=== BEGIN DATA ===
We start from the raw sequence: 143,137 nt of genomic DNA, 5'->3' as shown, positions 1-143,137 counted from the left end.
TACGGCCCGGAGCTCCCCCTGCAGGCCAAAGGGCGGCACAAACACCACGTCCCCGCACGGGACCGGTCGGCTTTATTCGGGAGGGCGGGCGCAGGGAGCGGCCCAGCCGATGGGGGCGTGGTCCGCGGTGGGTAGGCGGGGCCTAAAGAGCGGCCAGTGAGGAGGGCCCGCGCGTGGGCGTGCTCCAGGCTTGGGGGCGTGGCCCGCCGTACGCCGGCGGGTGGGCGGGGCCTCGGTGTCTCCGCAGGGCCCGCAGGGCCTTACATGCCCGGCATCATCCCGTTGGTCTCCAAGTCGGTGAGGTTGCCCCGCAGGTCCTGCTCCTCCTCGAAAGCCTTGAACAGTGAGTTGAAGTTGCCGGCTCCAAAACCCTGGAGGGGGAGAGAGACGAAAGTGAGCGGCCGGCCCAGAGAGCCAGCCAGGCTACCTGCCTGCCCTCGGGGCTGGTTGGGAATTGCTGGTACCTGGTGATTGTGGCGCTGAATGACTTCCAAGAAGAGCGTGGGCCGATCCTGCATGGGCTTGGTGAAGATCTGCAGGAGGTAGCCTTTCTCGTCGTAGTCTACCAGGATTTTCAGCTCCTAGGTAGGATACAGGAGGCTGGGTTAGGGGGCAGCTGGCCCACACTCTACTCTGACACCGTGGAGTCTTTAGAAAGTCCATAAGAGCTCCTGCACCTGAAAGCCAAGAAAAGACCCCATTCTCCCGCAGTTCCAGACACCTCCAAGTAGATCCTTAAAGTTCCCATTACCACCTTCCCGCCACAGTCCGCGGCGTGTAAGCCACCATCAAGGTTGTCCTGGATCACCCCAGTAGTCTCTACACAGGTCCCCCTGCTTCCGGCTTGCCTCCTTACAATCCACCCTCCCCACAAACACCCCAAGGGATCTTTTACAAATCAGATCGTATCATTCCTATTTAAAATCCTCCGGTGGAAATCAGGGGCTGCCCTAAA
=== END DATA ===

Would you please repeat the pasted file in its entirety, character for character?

We start from the raw sequence: 143,137 nt of genomic DNA, 5'->3' as shown, positions 1-143,137 counted from the left end.
TACGGCCCGGAGCTCCCCCTGCAGGCCAAAGGGCGGCACAAACACCACGTCCCCGCACGGGACCGGTCGGCTTTATTCGGGAGGGCGGGCGCAGGGAGCGGCCCAGCCGATGGGGGCGTGGTCCGCGGTGGGTAGGCGGGGCCTAAAGAGCGGCCAGTGAGGAGGGCCCGCGCGTGGGCGTGCTCCAGGCTTGGGGGCGTGGCCCGCCGTACGCCGGCGGGTGGGCGGGGCCTCGGTGTCTCCGCAGGGCCCGCAGGGCCTTACATGCCCGGCATCATCCCGTTGGTCTCCAAGTCGGTGAGGTTGCCCCGCAGGTCCTGCTCCTCCTCGAAAGCCTTGAACAGTGAGTTGAAGTTGCCGGCTCCAAAACCCTGGAGGGGGAGAGAGACGAAAGTGAGCGGCCGGCCCAGAGAGCCAGCCAGGCTACCTGCCTGCCCTCGGGGCTGGTTGGGAATTGCTGGTACCTGGTGATTGTGGCGCTGAATGACTTCCAAGAAGAGCGTGGGCCGATCCTGCATGGGCTTGGTGAAGATCTGCAGGAGGTAGCCTTTCTCGTCGTAGTCTACCAGGATTTTCAGCTCCTAGGTAGGATACAGGAGGCTGGGTTAGGGGGCAGCTGGCCCACACTCTACTCTGACACCGTGGAGTCTTTAGAAAGTCCATAAGAGCTCCTGCACCTGAAAGCCAAGAAAAGACCCCATTCTCCCGCAGTTCCAGACACCTCCAAGTAGATCCTTAAAGTTCCCATTACCACCTTCCCGCCACAGTCCGCGGCGTGTAAGCCACCATCAAGGTTGTCCTGGATCACCCCAGTAGTCTCTACACAGGTCCCCCTGCTTCCGGCTTGCCTCCTTACAATCCACCCTCCCCACAAACACCCCAAGGGATCTTTTACAAATCAGATCGTATCATTCCTATTTAAAATCCTCCGGTGGAAATCAGGGGCTGCCCTAAA